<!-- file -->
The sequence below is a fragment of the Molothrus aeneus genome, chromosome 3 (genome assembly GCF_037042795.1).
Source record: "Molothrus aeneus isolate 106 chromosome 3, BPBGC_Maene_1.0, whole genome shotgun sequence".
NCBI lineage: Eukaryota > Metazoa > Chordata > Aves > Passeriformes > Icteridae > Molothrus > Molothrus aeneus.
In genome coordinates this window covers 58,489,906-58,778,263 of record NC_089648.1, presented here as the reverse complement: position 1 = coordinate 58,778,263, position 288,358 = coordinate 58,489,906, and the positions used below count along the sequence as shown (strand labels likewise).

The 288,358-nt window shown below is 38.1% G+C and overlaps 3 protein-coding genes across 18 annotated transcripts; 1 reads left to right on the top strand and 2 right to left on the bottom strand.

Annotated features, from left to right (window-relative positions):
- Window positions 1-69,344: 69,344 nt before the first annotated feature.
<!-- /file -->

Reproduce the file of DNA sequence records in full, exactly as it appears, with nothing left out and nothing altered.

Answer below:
The sequence below is a fragment of the Molothrus aeneus genome, chromosome 3 (genome assembly GCF_037042795.1).
Source record: "Molothrus aeneus isolate 106 chromosome 3, BPBGC_Maene_1.0, whole genome shotgun sequence".
NCBI lineage: Eukaryota > Metazoa > Chordata > Aves > Passeriformes > Icteridae > Molothrus > Molothrus aeneus.
In genome coordinates this window covers 58,489,906-58,778,263 of record NC_089648.1, presented here as the reverse complement: position 1 = coordinate 58,778,263, position 288,358 = coordinate 58,489,906, and the positions used below count along the sequence as shown (strand labels likewise).

The 288,358-nt window shown below is 38.1% G+C and overlaps 3 protein-coding genes across 18 annotated transcripts; 1 reads left to right on the top strand and 2 right to left on the bottom strand.

Annotated features, from left to right (window-relative positions):
- Window positions 1-69,344: 69,344 nt before the first annotated feature.